Regular donations can be set up in two ways – outlined here. 

  1. Virgin Money Giving website – click here
  2. Download a form from our website

To say thank you to our regular supporters – old and new, we’re planning to start sending special information updates about how their donations are helping.  Look out for the first of these in April.

How to help us through online shopping – every little helps!  
 

If you’re doing more of your shopping online, then you can help us for free at the same time. 

Eligible purchases through Amazon Smile get a 0.5% donation to Joshua.  Register at www.smile.amazon.co.uk and choose us as your charity.  Click on the link to go straight to our page.
https://smile.amazon.co.uk/ch/1114727-0

Using Give as you Live for purchases with major retailers, including John Lewis, Waitrose, Argos, Boden and Booking.com, also raises between 0.5 and 4% on each purchase.  To register, visit www.giveasyoulive.com/startpage
 

As always, thank you for all your support, it really does make a difference.

Kum ba yah, My Lord

Bulletin General 

Published on: Monday March 15 2021, 2:45 pm

Sermon for Mothering Sunday, by Lucy Gildersleeves

Today is Mothering Sunday, when we celebrate ‘mother church’, and those who have been as mothers to us – those who have cared, nourished, protected and stood by us – and we celebrate God’s motherly love for us.

You might like to have a pencil and a piece of paper during this service, but if these are not handy you can join in by just tracing with your finger and holding in your mind and heart.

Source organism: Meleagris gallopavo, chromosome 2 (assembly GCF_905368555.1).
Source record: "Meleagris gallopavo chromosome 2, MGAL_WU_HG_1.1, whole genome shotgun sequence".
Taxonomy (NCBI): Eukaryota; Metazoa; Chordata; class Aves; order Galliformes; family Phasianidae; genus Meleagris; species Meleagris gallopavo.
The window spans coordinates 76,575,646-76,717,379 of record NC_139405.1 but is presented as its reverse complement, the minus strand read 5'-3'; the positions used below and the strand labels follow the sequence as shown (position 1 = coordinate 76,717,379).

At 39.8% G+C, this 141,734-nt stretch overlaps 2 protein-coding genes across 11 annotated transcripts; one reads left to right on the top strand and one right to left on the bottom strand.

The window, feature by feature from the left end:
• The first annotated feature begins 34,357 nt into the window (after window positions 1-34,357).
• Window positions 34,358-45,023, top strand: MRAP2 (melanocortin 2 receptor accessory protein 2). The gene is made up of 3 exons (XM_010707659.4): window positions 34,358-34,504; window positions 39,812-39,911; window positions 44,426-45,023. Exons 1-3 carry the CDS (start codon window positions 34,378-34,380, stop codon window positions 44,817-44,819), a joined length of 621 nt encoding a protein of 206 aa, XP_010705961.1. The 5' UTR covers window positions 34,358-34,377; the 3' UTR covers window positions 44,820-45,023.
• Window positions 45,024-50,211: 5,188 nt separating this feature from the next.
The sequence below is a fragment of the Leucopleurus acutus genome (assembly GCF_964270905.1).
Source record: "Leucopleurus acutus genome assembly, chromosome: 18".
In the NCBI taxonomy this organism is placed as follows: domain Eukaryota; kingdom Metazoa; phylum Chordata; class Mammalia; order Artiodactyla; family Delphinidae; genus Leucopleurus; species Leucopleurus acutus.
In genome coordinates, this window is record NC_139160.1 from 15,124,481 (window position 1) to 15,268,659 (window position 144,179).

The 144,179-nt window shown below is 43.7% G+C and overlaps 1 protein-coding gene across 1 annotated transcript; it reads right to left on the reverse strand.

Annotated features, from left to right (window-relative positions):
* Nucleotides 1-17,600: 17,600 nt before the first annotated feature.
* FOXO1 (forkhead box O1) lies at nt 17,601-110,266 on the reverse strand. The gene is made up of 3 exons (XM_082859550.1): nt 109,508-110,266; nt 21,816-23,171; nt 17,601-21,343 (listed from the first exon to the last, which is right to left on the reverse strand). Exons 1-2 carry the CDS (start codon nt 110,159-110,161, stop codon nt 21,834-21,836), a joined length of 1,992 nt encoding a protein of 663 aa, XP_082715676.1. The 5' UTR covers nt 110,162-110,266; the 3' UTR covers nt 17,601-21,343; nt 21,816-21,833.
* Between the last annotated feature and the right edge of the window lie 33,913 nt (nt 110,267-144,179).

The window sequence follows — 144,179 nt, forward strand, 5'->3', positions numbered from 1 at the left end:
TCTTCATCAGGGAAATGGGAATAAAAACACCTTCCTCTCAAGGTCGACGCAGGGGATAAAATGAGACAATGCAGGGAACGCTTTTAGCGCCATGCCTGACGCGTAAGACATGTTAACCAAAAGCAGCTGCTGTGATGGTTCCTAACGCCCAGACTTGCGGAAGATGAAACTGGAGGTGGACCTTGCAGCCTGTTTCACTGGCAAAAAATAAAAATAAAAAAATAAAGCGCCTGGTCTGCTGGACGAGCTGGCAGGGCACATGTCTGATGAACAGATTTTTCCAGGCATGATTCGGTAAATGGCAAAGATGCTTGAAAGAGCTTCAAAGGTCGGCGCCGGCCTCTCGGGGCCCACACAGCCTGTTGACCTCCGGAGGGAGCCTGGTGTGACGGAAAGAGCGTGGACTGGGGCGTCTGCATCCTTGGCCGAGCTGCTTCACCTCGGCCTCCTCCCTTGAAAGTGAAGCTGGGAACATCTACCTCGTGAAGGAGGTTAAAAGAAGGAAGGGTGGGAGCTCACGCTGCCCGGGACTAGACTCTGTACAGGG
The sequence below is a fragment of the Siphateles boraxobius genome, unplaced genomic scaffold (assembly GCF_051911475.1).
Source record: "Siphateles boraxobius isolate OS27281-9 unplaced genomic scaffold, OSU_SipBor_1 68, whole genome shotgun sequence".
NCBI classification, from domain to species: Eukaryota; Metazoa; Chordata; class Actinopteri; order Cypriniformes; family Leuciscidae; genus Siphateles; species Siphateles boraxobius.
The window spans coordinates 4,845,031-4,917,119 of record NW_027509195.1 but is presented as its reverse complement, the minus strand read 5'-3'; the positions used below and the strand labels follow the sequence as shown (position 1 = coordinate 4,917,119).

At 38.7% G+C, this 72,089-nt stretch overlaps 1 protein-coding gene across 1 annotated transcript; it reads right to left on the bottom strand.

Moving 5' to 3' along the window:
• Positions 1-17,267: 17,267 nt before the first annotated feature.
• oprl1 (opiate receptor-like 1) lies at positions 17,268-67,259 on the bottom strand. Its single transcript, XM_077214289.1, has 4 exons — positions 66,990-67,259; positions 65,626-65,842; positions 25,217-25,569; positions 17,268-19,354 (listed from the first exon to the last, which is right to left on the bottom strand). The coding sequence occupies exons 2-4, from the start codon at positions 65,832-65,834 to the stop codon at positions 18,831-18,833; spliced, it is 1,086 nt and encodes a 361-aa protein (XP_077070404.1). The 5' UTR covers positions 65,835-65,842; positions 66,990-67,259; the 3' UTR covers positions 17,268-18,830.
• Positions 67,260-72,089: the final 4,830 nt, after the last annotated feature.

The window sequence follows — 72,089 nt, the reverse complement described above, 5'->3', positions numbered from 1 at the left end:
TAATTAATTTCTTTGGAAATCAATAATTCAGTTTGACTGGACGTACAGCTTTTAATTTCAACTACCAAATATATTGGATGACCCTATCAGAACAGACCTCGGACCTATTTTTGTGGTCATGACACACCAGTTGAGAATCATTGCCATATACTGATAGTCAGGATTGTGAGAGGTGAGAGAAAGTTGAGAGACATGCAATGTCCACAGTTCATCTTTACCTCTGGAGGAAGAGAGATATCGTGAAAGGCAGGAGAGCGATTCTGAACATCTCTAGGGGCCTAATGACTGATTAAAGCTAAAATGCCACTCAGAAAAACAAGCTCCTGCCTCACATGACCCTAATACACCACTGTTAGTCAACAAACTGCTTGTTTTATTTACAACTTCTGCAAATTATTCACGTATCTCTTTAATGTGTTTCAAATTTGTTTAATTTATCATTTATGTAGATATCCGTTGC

There is a Yoruba saying: it takes a village to raise a child.  It seems quite a good saying for us too in our rural context.  In effect, it says, we all have something to contribute to enabling a person to grow and develop potential.  We are all part of the mothering process.

We see this at work in our Old Testament story today (Exodus 2: 1-10).

How many different people were involved in the nurturing, protecting and raising of Moses?

  • His parents.
  • Quite possibly the midwives who are mentioned in the part of the story just before what we heard today.
  • His sister, who stood on hand to keep watch over Moses floating in his basket.
  • Pharaoh’s daughter, who paid for the foster care of Moses (by his mother – though Pharaoh’s daughter did no know this) and then who adopted him.
  • And as Moses grew up to a position of responsibility within the royal household, doubtless there were teachers and others.
  • And we know that God was watching over Moses in all of this, encouraging him and seeing how he was growing to fulfil the potential that God knew he had.

So let us pause for a moment to think all the people, mothers and others, who have loved us, looked after us, waited for us, shaped us, helped us along the way.  And give thanks for them.

Draw a heart or flower shape on your paper, and write in it the name of someone you would like to celebrate in your life.

Lord, kum ba yah: come by here and join the singing in our hearts for these people today.

Let us also remember that the context of our Old Testament story was bleak: this was a time when the Hebrew people were being persecuted and living in fear; their infant sons were in danger.  Moses’ mother saw how wonderful her child was – but the only hope for him was for her to hide him, and then to let him go in God’s care.

Let us remember also that Mary’s experience in our Gospel reading is both of astonished wonder and of uncertainty – Simeon’s prophecy promises her heartache.

This is also the nature of motherhood – to risk the pain of love for those we care for.